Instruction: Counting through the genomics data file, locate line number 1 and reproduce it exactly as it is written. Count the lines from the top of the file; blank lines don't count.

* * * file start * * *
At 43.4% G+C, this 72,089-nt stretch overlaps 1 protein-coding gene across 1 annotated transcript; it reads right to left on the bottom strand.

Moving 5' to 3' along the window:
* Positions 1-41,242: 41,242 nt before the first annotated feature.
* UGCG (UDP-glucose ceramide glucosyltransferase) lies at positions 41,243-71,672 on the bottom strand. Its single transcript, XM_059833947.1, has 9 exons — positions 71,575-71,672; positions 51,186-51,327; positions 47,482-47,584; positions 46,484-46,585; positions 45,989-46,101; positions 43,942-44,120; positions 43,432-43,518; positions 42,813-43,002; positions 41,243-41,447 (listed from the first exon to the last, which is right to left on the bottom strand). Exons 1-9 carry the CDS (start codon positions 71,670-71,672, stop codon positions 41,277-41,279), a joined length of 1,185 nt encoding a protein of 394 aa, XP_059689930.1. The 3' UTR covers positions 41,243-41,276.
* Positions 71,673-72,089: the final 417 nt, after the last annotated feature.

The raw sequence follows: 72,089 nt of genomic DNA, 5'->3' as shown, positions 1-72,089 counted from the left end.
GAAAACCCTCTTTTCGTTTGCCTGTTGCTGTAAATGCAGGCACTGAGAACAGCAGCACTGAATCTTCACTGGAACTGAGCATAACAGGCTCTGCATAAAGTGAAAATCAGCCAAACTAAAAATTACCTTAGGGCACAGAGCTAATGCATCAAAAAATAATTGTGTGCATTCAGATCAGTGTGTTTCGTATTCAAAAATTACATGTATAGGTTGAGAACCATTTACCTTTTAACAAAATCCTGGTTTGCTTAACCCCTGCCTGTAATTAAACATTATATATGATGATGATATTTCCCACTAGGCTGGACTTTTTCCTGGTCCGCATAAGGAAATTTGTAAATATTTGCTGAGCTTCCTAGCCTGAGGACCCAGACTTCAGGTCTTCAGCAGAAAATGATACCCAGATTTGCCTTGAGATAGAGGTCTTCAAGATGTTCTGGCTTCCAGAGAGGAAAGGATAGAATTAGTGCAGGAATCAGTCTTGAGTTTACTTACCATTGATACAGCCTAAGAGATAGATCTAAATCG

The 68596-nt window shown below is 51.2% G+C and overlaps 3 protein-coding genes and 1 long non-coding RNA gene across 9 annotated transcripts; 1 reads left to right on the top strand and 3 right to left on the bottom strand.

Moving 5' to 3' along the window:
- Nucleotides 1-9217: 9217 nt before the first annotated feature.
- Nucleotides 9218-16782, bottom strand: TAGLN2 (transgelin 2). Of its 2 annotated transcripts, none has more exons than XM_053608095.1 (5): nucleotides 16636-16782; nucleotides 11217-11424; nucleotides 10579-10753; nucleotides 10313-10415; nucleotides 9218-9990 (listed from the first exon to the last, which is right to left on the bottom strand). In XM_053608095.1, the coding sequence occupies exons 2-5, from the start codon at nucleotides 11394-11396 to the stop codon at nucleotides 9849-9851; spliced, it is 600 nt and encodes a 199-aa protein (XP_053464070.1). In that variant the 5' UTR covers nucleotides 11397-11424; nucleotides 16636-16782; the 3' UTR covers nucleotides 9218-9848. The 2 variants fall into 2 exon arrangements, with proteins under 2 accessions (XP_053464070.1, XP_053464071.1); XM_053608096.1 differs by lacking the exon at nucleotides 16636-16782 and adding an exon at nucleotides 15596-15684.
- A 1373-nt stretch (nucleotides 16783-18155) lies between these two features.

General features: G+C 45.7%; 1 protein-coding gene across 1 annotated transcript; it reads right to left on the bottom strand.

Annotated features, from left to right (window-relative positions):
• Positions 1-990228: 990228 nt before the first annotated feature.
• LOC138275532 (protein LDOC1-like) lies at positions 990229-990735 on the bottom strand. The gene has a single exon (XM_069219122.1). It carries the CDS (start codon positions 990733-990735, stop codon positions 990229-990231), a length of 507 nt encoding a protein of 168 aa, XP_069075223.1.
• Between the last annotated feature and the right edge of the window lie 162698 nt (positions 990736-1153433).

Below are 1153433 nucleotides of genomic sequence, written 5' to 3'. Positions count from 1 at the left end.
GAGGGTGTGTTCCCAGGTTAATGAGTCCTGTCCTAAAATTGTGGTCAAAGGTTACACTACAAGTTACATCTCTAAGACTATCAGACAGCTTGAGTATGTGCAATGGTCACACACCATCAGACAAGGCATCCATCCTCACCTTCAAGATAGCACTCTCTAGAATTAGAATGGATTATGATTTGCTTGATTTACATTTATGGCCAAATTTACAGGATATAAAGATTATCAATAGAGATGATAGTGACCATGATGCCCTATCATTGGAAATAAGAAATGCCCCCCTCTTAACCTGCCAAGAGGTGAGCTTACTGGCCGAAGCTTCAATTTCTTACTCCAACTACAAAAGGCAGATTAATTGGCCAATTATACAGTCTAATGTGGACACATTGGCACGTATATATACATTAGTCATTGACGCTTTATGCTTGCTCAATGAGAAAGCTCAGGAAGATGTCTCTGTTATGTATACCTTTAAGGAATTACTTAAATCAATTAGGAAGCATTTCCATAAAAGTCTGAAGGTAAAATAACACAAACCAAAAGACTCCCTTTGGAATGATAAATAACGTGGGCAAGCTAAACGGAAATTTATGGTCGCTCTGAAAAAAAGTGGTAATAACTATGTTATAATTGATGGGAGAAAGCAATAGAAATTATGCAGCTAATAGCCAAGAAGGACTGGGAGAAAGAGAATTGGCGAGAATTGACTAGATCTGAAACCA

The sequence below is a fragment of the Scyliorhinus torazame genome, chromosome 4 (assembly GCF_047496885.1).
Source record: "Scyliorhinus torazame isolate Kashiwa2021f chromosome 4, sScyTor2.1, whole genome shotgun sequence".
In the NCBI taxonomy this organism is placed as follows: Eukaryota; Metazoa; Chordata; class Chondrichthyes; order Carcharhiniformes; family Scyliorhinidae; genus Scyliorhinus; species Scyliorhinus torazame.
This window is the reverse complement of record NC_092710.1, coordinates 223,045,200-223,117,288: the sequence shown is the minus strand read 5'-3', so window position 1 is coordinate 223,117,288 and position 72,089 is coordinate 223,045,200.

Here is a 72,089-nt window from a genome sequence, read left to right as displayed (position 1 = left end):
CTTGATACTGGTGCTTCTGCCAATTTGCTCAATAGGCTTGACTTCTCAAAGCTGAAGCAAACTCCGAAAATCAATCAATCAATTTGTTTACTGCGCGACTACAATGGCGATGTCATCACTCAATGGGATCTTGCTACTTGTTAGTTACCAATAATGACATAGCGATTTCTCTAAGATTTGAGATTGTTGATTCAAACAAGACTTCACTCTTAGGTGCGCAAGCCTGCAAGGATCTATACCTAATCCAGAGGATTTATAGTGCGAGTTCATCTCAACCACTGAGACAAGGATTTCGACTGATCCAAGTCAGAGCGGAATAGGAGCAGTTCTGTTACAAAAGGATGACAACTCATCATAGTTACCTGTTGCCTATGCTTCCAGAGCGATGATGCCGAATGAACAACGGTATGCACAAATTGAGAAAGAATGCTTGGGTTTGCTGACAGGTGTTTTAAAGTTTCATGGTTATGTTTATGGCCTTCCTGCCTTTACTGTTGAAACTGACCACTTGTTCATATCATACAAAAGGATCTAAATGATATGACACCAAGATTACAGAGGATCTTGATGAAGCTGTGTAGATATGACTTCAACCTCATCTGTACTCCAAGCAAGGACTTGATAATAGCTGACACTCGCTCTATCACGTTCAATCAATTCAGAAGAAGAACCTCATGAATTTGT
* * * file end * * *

At 43.4% G+C, this 72,089-nt stretch overlaps 1 protein-coding gene across 1 annotated transcript; it reads right to left on the bottom strand.